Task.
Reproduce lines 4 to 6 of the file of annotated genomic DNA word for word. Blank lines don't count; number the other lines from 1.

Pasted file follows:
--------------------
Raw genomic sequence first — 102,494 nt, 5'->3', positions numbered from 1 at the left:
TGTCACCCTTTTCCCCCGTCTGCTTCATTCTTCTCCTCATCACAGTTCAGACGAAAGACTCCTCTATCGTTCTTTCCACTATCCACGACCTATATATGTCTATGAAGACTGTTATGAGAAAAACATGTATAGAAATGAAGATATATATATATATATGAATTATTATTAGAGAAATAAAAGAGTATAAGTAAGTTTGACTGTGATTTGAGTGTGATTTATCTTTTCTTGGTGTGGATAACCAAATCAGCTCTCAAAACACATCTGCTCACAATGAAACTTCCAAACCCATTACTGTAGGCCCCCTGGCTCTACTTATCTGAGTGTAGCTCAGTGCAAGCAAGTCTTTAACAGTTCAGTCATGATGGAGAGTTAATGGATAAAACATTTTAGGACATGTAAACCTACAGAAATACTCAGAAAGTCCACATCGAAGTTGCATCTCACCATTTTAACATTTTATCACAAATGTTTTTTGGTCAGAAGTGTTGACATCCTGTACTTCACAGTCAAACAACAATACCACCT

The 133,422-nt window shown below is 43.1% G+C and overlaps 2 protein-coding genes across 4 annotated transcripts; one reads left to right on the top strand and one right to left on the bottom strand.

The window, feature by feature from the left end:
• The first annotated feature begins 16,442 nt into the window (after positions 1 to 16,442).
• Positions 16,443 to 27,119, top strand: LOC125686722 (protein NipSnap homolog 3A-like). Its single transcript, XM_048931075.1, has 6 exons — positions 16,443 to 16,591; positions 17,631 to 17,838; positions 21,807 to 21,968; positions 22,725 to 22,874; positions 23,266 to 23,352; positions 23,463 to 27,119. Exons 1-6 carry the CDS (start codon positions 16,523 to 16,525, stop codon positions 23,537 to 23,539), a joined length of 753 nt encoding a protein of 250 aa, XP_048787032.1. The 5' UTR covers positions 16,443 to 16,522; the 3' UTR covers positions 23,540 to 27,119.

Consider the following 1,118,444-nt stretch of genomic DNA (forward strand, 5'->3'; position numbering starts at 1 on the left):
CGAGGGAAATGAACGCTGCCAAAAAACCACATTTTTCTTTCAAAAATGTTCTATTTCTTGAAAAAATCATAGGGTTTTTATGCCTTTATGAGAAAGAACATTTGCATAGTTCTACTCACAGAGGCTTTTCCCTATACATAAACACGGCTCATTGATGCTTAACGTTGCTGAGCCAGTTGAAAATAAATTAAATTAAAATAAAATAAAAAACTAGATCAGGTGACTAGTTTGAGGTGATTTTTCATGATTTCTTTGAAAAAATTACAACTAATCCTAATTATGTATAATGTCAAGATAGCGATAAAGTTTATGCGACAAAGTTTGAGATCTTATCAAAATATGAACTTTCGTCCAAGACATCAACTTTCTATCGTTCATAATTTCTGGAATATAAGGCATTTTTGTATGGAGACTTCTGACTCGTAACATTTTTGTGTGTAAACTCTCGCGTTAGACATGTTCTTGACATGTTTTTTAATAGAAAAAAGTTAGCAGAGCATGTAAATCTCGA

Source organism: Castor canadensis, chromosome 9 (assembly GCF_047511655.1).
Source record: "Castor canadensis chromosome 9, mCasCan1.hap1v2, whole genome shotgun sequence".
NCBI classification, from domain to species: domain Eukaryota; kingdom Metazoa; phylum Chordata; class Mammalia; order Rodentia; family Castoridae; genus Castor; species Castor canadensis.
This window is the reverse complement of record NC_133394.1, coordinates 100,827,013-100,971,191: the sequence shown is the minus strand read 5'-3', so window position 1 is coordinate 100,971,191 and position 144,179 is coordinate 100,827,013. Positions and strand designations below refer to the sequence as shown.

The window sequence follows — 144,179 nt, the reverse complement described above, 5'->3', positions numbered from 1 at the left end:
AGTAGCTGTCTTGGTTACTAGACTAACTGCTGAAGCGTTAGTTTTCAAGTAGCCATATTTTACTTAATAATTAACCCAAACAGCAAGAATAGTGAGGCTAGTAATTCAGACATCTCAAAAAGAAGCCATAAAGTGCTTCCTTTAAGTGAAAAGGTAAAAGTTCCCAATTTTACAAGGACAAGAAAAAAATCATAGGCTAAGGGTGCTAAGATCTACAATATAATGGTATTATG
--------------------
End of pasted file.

The window, feature by feature from the left end:
• The first annotated feature begins 16,442 nt into the window (after positions 1 to 16,442).
• Positions 16,443 to 27,119, top strand: LOC125686722 (protein NipSnap homolog 3A-like). Its single transcript, XM_048931075.1, has 6 exons — positions 16,443 to 16,591; positions 17,631 to 17,838; positions 21,807 to 21,968; positions 22,725 to 22,874; positions 23,266 to 23,352; positions 23,463 to 27,119. Exons 1-6 carry the CDS (start codon positions 16,523 to 16,525, stop codon positions 23,537 to 23,539), a joined length of 753 nt encoding a protein of 250 aa, XP_048787032.1. The 5' UTR covers positions 16,443 to 16,522; the 3' UTR covers positions 23,540 to 27,119.